(CNSNews.com) – President Obama on Wednesday had an opportunity to voice support for future NATO membership for Ukraine and Georgia, but instead noted that neither country was “currently on a path to NATO membership,” adding that “there has not been any immediate plans for expansion of NATO’s membership.”
The president was asked during a press conference in Brussels whether he thought the Crimea crisis would make it more or less likely that NATO would expand to include Ukraine as well as fellow former Soviet republic, Georgia.
“Well, I think that neither Ukraine or Georgia are currently on a path to NATO membership and there has not been any immediate plans for expansion of NATO’s membership,” he replied.
“I know that Russia, at least on background, has suggested that one of the reasons they’ve been concerned about Ukraine was potential NATO membership,” Obama continued. “On the other hand, part of the reason that the Ukraine has not formally applied for NATO membership is because of its complex relationship with Russia. I don’t think that’s going to change anytime soon, obviously.”
Obama indicated that his current priorities with regard to Ukraine do not include the question of NATO membership.
“We’re going to do everything we can to support Ukraine in its elections, its economy, and to continue to try to isolate Russia in response to the actions that it’s taken,” he said. “But I think it would be unrealistic to think that the Ukrainian people themselves have made a decision about that, much less the complex process that’s required in order to actually become a NATO member.”
Obama was technically correct in saying Ukraine and Georgia were not on a path to membership, since neither has been granted a “membership action plan” (MAP), a program putting aspirants on track to join the alliance.
But the fuller story is that both countries first indicated their desire to join NATO as long ago as 1992 – Ukrainian President Leonid Kuchma that May and Georgia’s Eduard Shevardnadze six months later – and over the years since, despite strong objections from Moscow, have moved through various processes towards achieving that goal.
Ukraine in 1994 became the first former Soviet state to join the NATO Partnership for Peace (PfP) program, and in 2002 the alliance signed an agreement with Ukraine supporting its reform efforts on the road towards Euro-Atlantic integration.
In 2005 NATO launched an “intensified dialogue on Ukraine’s aspirations to NATO membership” with then-President Viktor Yushchenko.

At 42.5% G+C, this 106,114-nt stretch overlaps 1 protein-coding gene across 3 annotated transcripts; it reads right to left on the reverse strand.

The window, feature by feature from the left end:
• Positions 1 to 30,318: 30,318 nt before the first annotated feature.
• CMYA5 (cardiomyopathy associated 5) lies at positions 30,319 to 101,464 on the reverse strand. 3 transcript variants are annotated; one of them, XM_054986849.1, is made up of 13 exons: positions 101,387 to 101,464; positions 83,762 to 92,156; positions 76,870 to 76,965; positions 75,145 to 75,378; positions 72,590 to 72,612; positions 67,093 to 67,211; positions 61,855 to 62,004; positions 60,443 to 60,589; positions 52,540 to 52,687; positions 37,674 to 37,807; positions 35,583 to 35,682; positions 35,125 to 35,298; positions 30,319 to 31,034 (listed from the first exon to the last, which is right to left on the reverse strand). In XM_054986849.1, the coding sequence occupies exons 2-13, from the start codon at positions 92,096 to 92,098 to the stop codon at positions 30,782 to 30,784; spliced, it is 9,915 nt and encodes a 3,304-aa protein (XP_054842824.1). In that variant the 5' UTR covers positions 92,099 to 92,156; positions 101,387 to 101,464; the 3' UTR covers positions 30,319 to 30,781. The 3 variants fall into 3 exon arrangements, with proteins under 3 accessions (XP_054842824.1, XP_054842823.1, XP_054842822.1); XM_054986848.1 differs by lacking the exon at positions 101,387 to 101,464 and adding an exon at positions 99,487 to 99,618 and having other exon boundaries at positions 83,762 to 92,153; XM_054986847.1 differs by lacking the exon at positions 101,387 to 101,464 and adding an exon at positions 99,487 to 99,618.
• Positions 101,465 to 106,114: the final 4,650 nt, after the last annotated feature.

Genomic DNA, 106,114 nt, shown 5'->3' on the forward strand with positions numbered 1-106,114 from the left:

The movement only stopped in 2010, when newly-elected pro-Moscow President Viktor Yanukovich shelved Ukraine’s MAP application, issuing a decree dissolving an official commission working towards NATO membership.
Georgia has also been knocking on NATO’s door for more than a decade. It joined the PfP in 1994, began contributing to NATO peacekeeping efforts in 1999 (in Kosovo), and in 2004 became the first country to agree an individual partnership action plan with the alliance.
Georgia later becaome the biggest non-NATO contributing nation to the International Security Assistance Force in Afghanistan.
Both Ukraine and Georgia’s MAP aspirations had strong Bush administration backing, but at a NATO summit in Romania in 2008, European members leery of upsetting Russia refused to go along. NATO decisions require consensus, so instead the summit agreed that Ukraine and Georgia “will become a member of NATO” at some future, undetermined date.
The decision was reaffirmed at summits in Strasbourg in 2009, Lisbon in 2010 and Chicago in 2012.
Under article five of the North Atlantic Treaty, an attack on any member is considered an attack on all. (The article has been invoked only once in the alliance’s history, after the 9/11 attacks on the U.S.)
Had Ukraine and Georgia been members, NATO allies would have been obliged to come to their aid in response to Russia’s takeover of Ukraine’s Crimea region this month – and to its invasion of Georgian territory in 2008. On the other hand, knowledge of that fact may have deterred the Russian action on both occasions.
Beyond Ukraine and Georgia, despite Obama’s remark Wednesday that “there has not been any immediate plans for expansion of NATO’s membership,” both Montenegro and Macedonia have been granted MAPs, while Bosnia has been offered one once it completes reforms relating to the registration of defense property.
Suppprting NATO enlargement has been U.S. policy since the end of the Cold War, with Washington encouraging the admission of Poland, Hungary and the Czech Republic in 1999; Romania, Bulgaria, Estonia, Latvia, Lithuania, Slovenia and Slovakia in 2004; and Albania and Croatia in 2009.